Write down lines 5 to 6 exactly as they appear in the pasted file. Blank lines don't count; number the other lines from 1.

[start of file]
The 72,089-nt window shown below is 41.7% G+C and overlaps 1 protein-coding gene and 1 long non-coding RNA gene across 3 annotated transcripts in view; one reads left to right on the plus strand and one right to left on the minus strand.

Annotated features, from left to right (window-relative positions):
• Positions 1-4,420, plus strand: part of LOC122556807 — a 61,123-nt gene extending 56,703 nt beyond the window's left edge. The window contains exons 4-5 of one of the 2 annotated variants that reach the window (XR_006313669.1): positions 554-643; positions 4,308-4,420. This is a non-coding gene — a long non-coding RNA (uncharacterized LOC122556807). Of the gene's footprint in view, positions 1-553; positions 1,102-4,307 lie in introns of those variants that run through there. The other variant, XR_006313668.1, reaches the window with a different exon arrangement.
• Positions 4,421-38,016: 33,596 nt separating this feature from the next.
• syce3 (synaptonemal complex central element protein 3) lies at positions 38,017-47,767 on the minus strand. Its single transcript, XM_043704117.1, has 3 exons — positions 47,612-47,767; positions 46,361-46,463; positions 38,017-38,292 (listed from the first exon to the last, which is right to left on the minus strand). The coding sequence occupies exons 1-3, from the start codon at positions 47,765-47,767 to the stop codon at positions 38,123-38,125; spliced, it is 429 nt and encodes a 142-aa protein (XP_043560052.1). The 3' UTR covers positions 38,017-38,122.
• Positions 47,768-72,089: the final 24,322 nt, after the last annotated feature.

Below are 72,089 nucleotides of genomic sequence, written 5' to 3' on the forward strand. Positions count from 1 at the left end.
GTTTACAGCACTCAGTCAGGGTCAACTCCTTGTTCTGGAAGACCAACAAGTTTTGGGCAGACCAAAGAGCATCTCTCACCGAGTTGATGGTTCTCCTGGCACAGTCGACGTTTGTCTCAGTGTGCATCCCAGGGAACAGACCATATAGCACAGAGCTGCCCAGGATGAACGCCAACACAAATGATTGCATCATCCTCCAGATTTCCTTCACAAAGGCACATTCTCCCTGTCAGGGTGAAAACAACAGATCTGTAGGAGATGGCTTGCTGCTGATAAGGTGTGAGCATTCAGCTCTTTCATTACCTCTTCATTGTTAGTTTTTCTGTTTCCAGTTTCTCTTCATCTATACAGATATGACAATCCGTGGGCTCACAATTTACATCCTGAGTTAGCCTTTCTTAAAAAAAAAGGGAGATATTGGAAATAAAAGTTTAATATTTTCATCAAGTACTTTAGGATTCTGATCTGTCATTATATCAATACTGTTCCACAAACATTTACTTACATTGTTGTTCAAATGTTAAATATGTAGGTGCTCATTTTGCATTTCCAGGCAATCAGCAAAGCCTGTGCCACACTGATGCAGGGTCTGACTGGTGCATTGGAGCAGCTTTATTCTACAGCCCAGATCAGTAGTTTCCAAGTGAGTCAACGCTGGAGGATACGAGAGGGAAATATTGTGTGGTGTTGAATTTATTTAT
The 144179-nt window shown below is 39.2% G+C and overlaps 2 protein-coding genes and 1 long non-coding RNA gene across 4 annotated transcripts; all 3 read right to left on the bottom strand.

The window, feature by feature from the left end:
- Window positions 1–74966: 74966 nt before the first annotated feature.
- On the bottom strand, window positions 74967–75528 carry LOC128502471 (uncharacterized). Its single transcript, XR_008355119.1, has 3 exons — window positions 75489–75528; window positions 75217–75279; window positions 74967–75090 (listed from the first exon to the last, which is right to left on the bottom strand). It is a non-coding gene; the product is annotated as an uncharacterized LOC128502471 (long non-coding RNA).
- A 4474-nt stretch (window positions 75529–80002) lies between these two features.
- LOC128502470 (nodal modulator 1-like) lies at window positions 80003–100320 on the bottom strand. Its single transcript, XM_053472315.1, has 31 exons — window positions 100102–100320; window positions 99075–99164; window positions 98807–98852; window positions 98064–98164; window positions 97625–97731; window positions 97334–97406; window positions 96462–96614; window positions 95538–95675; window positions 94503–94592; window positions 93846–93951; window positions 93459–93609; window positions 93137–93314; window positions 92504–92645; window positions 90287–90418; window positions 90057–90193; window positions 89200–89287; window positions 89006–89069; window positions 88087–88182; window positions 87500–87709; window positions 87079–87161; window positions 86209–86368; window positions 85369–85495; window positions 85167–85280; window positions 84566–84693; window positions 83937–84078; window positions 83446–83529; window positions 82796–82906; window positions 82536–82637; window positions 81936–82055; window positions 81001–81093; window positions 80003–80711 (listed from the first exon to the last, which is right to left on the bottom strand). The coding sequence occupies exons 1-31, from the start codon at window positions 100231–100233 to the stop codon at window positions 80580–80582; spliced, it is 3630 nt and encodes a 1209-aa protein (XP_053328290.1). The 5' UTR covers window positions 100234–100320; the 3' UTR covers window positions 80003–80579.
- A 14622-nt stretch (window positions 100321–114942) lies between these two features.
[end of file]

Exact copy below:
• syce3 (synaptonemal complex central element protein 3) lies at positions 38,017-47,767 on the minus strand. Its single transcript, XM_043704117.1, has 3 exons — positions 47,612-47,767; positions 46,361-46,463; positions 38,017-38,292 (listed from the first exon to the last, which is right to left on the minus strand). The coding sequence occupies exons 1-3, from the start codon at positions 47,765-47,767 to the stop codon at positions 38,123-38,125; spliced, it is 429 nt and encodes a 142-aa protein (XP_043560052.1). The 3' UTR covers positions 38,017-38,122.
• Positions 47,768-72,089: the final 24,322 nt, after the last annotated feature.